for intensive chemotherapy PD0332991 mouse should receive a second-line chemotherapy regimen (level of evidence 1C), which may contain platinum (level of evidence 2C). We recommend that those patients responding to second-line chemotherapy (CR or PR) should be considered for HDT with ASCT (level of evidence 1C). 5 Primary central nervous system lymphoma (PCNSL) 5.4 Recommendations We recommend that all patients with PCNSL should be started on HAART if not already on it (level of evidence 1C). We recommend that patients with an adequate performance status should be treated, if possible, with high-dose methotrexate-containing chemotherapy regimen (level of evidence 1D). We recommend that whole brain radiotherapy is a useful palliative treatment modality for control of symptoms or should be considered as an alternative first-line treatment modality in those patients where the risks of toxicity from high-dose intravenous agents are considered unacceptable (level of evidence 1C). 6 Primary effusion lymphoma (PEL) 6.6 Recommendations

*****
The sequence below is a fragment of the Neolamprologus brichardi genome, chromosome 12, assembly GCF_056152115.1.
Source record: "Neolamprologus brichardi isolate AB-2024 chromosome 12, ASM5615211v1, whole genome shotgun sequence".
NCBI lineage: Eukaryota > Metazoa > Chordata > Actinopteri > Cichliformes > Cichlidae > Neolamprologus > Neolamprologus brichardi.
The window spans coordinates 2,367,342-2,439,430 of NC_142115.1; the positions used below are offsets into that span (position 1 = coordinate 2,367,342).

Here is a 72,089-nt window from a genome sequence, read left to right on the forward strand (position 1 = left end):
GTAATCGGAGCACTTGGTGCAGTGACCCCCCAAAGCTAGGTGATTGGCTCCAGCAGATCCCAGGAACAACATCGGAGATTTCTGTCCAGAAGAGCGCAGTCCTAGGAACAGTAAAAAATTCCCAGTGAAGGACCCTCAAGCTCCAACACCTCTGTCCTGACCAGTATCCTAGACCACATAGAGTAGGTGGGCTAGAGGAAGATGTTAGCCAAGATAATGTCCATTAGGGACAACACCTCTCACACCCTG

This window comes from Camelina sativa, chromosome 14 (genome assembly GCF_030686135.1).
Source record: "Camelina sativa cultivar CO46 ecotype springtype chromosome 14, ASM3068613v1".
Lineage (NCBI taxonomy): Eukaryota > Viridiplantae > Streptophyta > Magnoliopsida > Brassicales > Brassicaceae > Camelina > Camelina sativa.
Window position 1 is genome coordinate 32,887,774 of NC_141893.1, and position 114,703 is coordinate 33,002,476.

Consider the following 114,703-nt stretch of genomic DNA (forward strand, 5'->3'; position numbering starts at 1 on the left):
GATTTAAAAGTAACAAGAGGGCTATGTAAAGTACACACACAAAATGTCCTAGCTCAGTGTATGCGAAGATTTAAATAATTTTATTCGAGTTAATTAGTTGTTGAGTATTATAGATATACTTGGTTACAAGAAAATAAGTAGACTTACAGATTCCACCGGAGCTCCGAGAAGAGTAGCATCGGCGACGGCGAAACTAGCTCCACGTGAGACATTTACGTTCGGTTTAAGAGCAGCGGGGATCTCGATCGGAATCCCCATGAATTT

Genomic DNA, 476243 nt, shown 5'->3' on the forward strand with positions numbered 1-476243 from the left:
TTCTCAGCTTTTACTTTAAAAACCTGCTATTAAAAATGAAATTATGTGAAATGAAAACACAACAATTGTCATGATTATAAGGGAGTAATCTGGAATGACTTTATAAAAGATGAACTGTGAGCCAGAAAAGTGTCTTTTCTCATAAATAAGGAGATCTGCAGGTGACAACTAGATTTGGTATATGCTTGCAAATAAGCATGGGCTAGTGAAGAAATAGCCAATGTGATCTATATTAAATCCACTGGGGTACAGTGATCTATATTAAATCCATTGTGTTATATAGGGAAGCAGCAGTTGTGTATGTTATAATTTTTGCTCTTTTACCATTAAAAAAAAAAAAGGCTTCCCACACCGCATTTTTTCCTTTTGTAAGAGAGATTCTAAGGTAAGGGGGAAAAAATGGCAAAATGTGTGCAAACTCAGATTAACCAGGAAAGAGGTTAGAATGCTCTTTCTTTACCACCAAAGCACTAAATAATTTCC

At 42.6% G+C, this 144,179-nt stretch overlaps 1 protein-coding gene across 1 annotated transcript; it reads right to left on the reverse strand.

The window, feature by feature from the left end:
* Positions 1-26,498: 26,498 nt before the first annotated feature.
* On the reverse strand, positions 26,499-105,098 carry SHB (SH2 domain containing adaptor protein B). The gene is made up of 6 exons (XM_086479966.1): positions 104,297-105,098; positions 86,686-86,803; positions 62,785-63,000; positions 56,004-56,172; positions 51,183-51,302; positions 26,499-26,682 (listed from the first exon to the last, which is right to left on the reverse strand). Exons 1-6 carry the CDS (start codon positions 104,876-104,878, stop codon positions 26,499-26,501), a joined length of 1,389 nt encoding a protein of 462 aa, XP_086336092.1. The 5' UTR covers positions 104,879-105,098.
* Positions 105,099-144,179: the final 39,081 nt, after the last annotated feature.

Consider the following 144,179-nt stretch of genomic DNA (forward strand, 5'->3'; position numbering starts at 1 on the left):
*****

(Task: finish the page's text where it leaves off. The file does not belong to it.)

We suggest that first-line treatment of PEL in HIV-infected individuals includes CHOP-like regimens. No comparative studies have been performed and there is no optimal gold-standard therapy (level of evidence 2C). Patients, where possible, should be entered into clinical trials that are testing novel targeted approaches (GPP). 2-hydroxyphytanoyl-CoA lyase We recommend that chemotherapy regimens should be combined with HAART (level of evidence 1C). 7 Plasmablastic lymphoma 7.6 Recommendation We recommend that patients should receive HAART with systemic anthracycline-containing chemotherapy as first-line therapy (level of evidence 1C). 8 Cervical intraepithelial neoplasia (CIN) and cervical cancer 8.6 Key recommendations We recommend that all women newly diagnosed with HIV should have cervical surveillance performed by, or in conjunction with, the medical team managing their HIV infection (level of evidence 1B). An initial colposcopy and annual cytology should be performed if resources permit (level of evidence 2C).

3c, both clean and infected cells exhibited μ-calpain and m-calpa

3c, both clean and infected cells exhibited μ-calpain and m-calpain